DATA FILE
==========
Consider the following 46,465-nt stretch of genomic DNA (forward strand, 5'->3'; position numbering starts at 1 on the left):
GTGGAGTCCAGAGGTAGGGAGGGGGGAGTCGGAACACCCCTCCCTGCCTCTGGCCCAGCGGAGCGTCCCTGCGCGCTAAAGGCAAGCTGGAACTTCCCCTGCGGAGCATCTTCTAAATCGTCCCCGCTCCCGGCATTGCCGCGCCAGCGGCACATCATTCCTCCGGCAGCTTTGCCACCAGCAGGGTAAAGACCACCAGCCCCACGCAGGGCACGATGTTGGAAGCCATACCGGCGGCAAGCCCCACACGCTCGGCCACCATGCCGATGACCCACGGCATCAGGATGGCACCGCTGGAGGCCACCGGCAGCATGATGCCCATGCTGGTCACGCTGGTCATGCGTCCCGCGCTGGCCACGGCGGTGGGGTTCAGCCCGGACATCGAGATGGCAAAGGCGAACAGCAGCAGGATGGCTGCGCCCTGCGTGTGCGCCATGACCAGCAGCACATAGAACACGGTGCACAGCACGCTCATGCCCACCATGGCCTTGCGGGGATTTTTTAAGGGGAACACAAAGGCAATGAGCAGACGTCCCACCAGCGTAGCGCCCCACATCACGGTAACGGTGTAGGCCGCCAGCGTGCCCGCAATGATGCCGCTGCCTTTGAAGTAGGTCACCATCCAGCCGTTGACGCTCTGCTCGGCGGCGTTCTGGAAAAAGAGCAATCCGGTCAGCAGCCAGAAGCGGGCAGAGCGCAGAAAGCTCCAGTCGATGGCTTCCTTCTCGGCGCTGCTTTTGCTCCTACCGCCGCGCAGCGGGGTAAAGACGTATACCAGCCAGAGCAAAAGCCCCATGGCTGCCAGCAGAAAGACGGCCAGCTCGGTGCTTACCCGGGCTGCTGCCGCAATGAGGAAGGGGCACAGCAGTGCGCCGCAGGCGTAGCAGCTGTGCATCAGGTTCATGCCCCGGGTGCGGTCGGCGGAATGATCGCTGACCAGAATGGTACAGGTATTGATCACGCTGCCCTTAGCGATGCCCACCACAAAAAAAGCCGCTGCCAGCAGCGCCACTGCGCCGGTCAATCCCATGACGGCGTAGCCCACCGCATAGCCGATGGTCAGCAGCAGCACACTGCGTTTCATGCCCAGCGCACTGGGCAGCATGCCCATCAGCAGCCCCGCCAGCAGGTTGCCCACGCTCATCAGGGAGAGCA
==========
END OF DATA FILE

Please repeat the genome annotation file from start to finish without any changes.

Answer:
Consider the following 46,465-nt stretch of genomic DNA (forward strand, 5'->3'; position numbering starts at 1 on the left):
GTGGAGTCCAGAGGTAGGGAGGGGGGAGTCGGAACACCCCTCCCTGCCTCTGGCCCAGCGGAGCGTCCCTGCGCGCTAAAGGCAAGCTGGAACTTCCCCTGCGGAGCATCTTCTAAATCGTCCCCGCTCCCGGCATTGCCGCGCCAGCGGCACATCATTCCTCCGGCAGCTTTGCCACCAGCAGGGTAAAGACCACCAGCCCCACGCAGGGCACGATGTTGGAAGCCATACCGGCGGCAAGCCCCACACGCTCGGCCACCATGCCGATGACCCACGGCATCAGGATGGCACCGCTGGAGGCCACCGGCAGCATGATGCCCATGCTGGTCACGCTGGTCATGCGTCCCGCGCTGGCCACGGCGGTGGGGTTCAGCCCGGACATCGAGATGGCAAAGGCGAACAGCAGCAGGATGGCTGCGCCCTGCGTGTGCGCCATGACCAGCAGCACATAGAACACGGTGCACAGCACGCTCATGCCCACCATGGCCTTGCGGGGATTTTTTAAGGGGAACACAAAGGCAATGAGCAGACGTCCCACCAGCGTAGCGCCCCACATCACGGTAACGGTGTAGGCCGCCAGCGTGCCCGCAATGATGCCGCTGCCTTTGAAGTAGGTCACCATCCAGCCGTTGACGCTCTGCTCGGCGGCGTTCTGGAAAAAGAGCAATCCGGTCAGCAGCCAGAAGCGGGCAGAGCGCAGAAAGCTCCAGTCGATGGCTTCCTTCTCGGCGCTGCTTTTGCTCCTACCGCCGCGCAGCGGGGTAAAGACGTATACCAGCCAGAGCAAAAGCCCCATGGCTGCCAGCAGAAAGACGGCCAGCTCGGTGCTTACCCGGGCTGCTGCCGCAATGAGGAAGGGGCACAGCAGTGCGCCGCAGGCGTAGCAGCTGTGCATCAGGTTCATGCCCCGGGTGCGGTCGGCGGAATGATCGCTGACCAGAATGGTACAGGTATTGATCACGCTGCCCTTAGCGATGCCCACCACAAAAAAAGCCGCTGCCAGCAGCGCCACTGCGCCGGTCAATCCCATGACGGCGTAGCCCACCGCATAGCCGATGGTCAGCAGCAGCACACTGCGTTTCATGCCCAGCGCACTGGGCAGCATGCCCATCAGCAGCCCCGCCAGCAGGTTGCCCACGCTCATCAGGGAGAGCA